What people choose to label themselves doesn't really matter.
Likewise, "bright and high-functioning" are pretty vague terms.
If there is a line of division to be drawn, then disabled /not disabled is where I draw it.
... which to me at least, seems equally subjective. Able or not able to do what exactly?... and there's the yawning gap of "things that can be done but are made more difficult".
I don't think there is any line to be drawn, because it is a spectrum.
Retro, on the spectrum
The division is at the point where a person is able
, or unable
to take control of their own affairs independently
For example, to be able to call 911 in the case of an emergency,
to be able to tell someone else if they have been injured or need help or are lost,
to be able to connect being hungry with going to get something to eat,
to be able to use a restroom other than the one in one's own house, and for that matter,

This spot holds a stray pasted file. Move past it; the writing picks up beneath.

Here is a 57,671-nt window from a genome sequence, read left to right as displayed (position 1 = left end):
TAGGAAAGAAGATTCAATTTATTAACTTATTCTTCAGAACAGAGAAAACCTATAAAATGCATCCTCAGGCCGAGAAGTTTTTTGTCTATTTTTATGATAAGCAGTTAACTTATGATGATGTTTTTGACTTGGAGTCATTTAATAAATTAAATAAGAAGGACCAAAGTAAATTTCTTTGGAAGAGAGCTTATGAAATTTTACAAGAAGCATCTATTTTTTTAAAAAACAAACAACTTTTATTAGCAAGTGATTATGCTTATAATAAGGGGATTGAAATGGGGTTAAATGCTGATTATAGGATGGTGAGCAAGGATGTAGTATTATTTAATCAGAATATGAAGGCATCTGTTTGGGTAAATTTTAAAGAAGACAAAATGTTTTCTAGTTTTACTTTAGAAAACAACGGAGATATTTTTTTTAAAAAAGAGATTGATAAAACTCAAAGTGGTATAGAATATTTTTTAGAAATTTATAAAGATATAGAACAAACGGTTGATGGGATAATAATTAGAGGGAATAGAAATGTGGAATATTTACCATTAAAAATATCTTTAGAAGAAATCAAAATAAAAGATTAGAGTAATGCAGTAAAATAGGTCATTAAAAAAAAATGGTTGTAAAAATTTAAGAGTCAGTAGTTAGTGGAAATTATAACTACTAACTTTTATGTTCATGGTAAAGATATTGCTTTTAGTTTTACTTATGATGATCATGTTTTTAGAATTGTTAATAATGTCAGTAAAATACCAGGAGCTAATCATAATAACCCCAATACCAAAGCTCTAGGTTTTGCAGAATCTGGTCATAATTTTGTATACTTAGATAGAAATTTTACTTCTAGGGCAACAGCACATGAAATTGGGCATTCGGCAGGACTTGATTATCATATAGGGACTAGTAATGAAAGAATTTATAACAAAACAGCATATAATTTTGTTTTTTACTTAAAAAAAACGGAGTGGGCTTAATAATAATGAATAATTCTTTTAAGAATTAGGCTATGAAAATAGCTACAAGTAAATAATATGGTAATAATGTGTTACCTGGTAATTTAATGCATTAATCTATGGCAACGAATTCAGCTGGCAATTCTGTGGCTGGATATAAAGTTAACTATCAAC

to be able to identify the physical need to use the toilet in the first place, when it occurs.
to be able to know what clothes to wear during the cold winter months.
This is stuff which is basic to getting through life.
These are a few examples.
My son, for example, is quite smart in many areas. He could read when he was two years old.
Does he talk? Yes. Sometimes.
Is he be able to express his thoughts and emotions and wants and needs, verbally? No.
Will he ever be able to live on his own and take care of himself,
without some constant assistance from another person?
I don't know. It is very likely that he will not.
It doesn't look like it at this point.
In other words, the difference between being abled
is the ability
to function independently, meaning to be able to make decisions for oneself
and to be able to convey what one's needs are to another person,
even if it non-verbally done.
This is a basic component of living.
This is what defines ability and disability.
The "spectrum" includes everybody. We are, each of us, neurologically unique.
"autism" and "aspergers" are not specific terms.
They are abstract concepts, defined as the occasion arises,
by the cognitive and behavioral traits of the individual.
many who are challenged
by the inability
to empathize with the situations of others
do not see that many people with autism are disabled in a severe way.
While "spectrum" is a vague concept, "disabled" is clearly definable.